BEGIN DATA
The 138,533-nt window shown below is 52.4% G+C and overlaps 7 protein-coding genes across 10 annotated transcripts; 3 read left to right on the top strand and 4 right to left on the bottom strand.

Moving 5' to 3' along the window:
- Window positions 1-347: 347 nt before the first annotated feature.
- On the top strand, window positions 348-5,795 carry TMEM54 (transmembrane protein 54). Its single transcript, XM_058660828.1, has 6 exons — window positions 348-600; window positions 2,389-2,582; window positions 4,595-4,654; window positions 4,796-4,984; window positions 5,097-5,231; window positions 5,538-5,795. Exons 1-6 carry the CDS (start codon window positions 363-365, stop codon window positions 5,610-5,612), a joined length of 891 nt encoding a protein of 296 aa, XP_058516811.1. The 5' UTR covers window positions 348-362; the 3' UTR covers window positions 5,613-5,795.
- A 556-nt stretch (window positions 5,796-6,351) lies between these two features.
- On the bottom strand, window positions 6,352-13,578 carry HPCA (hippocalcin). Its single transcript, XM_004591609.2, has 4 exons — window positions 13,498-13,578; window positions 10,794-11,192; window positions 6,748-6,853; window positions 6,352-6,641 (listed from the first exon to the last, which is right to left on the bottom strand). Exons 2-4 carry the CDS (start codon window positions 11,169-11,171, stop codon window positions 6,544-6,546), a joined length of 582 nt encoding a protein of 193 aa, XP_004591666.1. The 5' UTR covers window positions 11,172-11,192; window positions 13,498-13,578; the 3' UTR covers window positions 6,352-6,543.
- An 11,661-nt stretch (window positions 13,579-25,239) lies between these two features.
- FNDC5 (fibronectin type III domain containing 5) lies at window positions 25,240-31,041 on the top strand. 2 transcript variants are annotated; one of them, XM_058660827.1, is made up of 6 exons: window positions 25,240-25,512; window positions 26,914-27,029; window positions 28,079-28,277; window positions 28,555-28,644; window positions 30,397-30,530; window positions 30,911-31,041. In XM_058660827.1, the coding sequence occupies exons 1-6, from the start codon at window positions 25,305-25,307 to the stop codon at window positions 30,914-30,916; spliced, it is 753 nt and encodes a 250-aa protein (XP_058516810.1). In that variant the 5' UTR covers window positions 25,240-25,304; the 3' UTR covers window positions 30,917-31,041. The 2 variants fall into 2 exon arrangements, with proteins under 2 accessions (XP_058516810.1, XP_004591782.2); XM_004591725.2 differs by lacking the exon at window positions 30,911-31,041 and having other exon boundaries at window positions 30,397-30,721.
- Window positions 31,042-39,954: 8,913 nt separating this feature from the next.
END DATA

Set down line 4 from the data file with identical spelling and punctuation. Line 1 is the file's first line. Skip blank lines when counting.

- On the top strand, window positions 348-5,795 carry TMEM54 (transmembrane protein 54). Its single transcript, XM_058660828.1, has 6 exons — window positions 348-600; window positions 2,389-2,582; window positions 4,595-4,654; window positions 4,796-4,984; window positions 5,097-5,231; window positions 5,538-5,795. Exons 1-6 carry the CDS (start codon window positions 363-365, stop codon window positions 5,610-5,612), a joined length of 891 nt encoding a protein of 296 aa, XP_058516811.1. The 5' UTR covers window positions 348-362; the 3' UTR covers window positions 5,613-5,795.